Desirous of being enlightened in regard to the meaning of this peculiar diversion, I turned, inquiringly to Kory-Kory; that learned Typee immediately proceeded to explain the whole matter thoroughly. But all that I could comprehend from what he said was, that the leaping figures before me were bereaved widows, whose partners had been slain in battle many moons previously; and who, at every festival, gave public evidence in this manner of their calamities. It was evident that Kory-Kory considered this an all-sufficient reason for so indecorous a custom; but I must say that it did not satisfy me as to its propriety.

Leaving these afflicted females, we passed on to the Hoolah Hoolah ground. Within the spacious quadrangle, the whole population of the valley seemed to be assembled, and the sight presented was truly remarkable. Beneath the sheds of bamboo which opened towards the interior of the square reclined the principal chiefs and warriors, while a miscellaneous throng lay at their ease under the enormous trees which spread a majestic canopy overhead. Upon the terraces of the gigantic altars, at each end, were deposited green bread-fruit in baskets of cocoanut leaves, large rolls of tappa, bunches of ripe bananas, clusters of mammee-apples, the golden-hued fruit of the artu-tree, and baked hogs, laid out in large wooden trenchers, fancifully decorated with freshly plucked leaves, whilst a variety of rude implements of war were piled in confused heaps before the ranks of hideous idols. Fruits of various kinds were likewise suspended in leafen baskets, from the tops of poles planted uprightly, and at regular intervals, along the lower terraces of both altars. At their base were arranged two parallel rows of cumbersome drums, standing at least fifteen feet in height, and formed from the hollow trunks of large trees. Their heads were covered with shark skins, and their barrels were elaborately carved with various quaint figures and devices. At regular intervals they were bound round by a species of sinnate of various colours, and strips of native cloth flattened upon them here and there. Behind these instruments were built slight platforms, upon which stood a number of young men who, beating violently with the palms of their hands upon the drum-heads, produced those outrageous sounds which had awakened me in the morning. Every few minutes these musical performers hopped down from their elevation into the crowd below, and their places were immediately supplied by fresh recruits. Thus an incessant din was kept up that might have startled Pandemonium.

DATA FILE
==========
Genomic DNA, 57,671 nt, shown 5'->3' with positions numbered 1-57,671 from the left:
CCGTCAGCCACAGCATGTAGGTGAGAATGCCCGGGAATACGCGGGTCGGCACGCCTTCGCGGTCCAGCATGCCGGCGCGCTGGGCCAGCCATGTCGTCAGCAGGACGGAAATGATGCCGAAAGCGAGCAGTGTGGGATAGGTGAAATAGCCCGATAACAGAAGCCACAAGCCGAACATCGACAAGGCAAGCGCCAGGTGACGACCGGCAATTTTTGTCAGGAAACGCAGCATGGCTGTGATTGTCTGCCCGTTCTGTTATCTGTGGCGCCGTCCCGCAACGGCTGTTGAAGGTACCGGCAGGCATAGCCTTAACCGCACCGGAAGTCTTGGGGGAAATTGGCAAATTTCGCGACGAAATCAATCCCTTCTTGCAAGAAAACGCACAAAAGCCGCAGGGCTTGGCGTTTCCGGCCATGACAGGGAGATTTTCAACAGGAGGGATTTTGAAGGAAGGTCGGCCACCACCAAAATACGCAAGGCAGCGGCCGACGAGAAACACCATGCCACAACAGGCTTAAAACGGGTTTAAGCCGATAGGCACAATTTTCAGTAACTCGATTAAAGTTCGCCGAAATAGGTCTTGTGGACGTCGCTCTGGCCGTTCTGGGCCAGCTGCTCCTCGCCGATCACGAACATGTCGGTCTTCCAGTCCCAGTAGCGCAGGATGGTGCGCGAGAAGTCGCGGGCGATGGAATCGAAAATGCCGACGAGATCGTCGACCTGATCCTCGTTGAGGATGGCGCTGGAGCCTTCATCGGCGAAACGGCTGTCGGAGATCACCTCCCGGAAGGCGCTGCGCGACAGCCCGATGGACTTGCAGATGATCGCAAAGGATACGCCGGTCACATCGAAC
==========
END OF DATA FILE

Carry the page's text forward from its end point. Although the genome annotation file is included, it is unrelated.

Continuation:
Precisely in the middle of the quadrangle were placed perpendicularly in the ground, a hundred or more slender, fresh-cut poles, stripped of their bark, and decorated at the end with a floating pennon of white tappa; the whole being fenced about with a little picket of canes. For what purpose these angular ornaments were intended I in vain endeavoured to discover.

Another most striking feature of the performance was exhibited by a score of old men, who sat cross-legged in the little pulpits, which encircled the trunks of the immense trees growing in the middle of the enclosure. These venerable gentlemen, who I presume were the priests, kept up an uninterrupted monotonous chant, which was partly drowned in the roar of drums. In the right hand they held a finely woven grass fan, with a heavy black wooden handle curiously chased: these fans they kept in continual motion.

But no attention whatever seemed to be paid to the drummers or to the old priests; the individuals who composed the vast crowd present being entirely taken up in chanting and laughing with one another, smoking, drinking 'arva', and eating. For all the observation it attracted, or the good it achieved, the whole savage orchestra might with great advantage to its own members and the company in general, have ceased the prodigious uproar they were making.

In vain I questioned Kory-Kory and others of the natives, as to the meaning of the strange things that were going on; all their explanations were conveyed in such a mass of outlandish gibberish and gesticulation that I gave up the attempt in despair. All that day the drums resounded, the priests chanted, and the multitude feasted and roared till sunset, when the throng dispersed, and the Taboo Groves were again abandoned to quiet and repose. The next day the same scene was repeated until night, when this singular festival terminated.

Typee Chapter 23

Herman Melville
Typee Navigation